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How to pay for adoption

Adoption is a wonderful chance to grow your family and a life-changing event for both the parents and children involved. However, as you may know, adoption can seem prohibitively expensive. The costs add up and you may find yourself wondering how you’ll afford it. Luckily, there are many programs available to help you handle the expenses—from adoption fees to ongoing children’s health care—so you can focus on what really matters.

Affording adoption fees

There’re many options to consider if you’re looking for ways to help offset the cost of your child’s adoption. 

Grants. Several nonprofit and faith-based organizations offer grants to help fund adoptions. With a grant, there’s no interest or requirement to pay back the money you’re given if your application is accepted. Grants help you pay for your adoption expenses with very little financial risk involved. 

Fundraising. Another way to raise money for your adoption without needing to worry about paying it back. You can share a link to a fundraising site on social media if your friends, family, and community are open to helping you with the adoption process. If you’re a member of a religious institution, they may offer to help as well. You could also consider things like garage sales or selling items on auction sites to raise more cash.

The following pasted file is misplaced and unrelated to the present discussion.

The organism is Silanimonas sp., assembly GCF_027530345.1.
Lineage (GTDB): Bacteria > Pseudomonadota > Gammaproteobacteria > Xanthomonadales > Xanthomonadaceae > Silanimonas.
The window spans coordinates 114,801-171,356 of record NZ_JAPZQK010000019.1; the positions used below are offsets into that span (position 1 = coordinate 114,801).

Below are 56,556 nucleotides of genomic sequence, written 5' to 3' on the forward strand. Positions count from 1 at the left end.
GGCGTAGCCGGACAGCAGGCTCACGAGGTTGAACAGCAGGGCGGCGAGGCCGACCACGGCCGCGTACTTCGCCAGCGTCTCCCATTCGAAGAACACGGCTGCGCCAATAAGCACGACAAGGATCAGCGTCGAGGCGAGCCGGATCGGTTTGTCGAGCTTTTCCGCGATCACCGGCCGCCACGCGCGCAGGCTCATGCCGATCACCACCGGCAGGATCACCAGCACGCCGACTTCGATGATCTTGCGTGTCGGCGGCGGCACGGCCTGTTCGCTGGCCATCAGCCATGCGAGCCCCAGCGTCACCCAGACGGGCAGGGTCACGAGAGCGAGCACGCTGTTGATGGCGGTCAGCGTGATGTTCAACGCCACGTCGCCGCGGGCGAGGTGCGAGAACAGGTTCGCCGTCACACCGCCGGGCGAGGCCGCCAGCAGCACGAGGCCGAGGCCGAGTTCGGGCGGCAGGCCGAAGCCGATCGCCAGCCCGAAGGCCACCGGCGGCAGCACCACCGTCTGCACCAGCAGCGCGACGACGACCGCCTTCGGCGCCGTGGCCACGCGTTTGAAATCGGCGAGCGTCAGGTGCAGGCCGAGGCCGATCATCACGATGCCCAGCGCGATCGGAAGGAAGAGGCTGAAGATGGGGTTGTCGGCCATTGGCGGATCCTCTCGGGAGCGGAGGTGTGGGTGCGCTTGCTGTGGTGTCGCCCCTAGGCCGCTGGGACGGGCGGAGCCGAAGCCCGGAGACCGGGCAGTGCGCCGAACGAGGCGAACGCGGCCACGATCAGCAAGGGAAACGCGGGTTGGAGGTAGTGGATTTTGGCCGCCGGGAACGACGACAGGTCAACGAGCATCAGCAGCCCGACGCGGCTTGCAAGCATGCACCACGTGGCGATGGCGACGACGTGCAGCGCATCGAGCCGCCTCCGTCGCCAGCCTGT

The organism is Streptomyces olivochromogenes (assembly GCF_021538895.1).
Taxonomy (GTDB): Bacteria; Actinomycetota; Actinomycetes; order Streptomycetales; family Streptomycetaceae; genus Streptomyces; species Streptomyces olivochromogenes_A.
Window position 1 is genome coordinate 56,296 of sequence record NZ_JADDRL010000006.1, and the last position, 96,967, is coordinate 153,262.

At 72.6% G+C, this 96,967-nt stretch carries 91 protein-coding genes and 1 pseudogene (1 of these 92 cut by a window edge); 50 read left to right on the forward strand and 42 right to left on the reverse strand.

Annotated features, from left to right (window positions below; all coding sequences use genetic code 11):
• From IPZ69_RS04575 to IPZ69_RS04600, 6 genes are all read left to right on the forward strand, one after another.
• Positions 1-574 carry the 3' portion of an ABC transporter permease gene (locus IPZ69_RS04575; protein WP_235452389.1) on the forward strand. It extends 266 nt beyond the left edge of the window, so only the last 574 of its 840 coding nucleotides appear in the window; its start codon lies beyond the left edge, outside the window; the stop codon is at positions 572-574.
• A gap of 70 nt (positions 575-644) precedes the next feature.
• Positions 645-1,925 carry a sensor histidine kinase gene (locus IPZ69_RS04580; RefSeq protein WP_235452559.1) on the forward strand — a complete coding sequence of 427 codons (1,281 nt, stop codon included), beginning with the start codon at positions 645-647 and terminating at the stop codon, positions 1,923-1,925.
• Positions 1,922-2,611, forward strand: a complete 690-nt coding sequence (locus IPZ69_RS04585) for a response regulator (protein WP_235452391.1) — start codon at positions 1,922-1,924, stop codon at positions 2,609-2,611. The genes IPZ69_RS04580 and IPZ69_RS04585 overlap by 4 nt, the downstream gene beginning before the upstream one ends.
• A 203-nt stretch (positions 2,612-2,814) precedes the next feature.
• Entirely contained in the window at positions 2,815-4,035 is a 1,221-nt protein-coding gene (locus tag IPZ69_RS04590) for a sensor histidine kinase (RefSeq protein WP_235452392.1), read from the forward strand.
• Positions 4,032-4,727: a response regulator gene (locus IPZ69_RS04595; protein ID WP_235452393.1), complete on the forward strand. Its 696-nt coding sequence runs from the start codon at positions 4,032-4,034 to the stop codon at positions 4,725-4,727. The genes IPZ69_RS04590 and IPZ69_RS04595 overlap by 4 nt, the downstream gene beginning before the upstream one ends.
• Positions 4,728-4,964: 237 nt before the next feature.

Loans. A loan from your workplace savings plan, a personal loan, a home equity loan, or refinancing a mortgage could all be ways to help pay the fees. If your employer offers adoption assistance or reimbursement, taking a loan to cover upfront costs might make sense. If you’re planning to take a loan, make sure you pay attention to the interest and fees that come with it to make sure you choose one that works with your finances. 

Also know, some adoption agencies offer a sliding scale for their fees, which could help make adoption more affordable.

Tax credits for adoption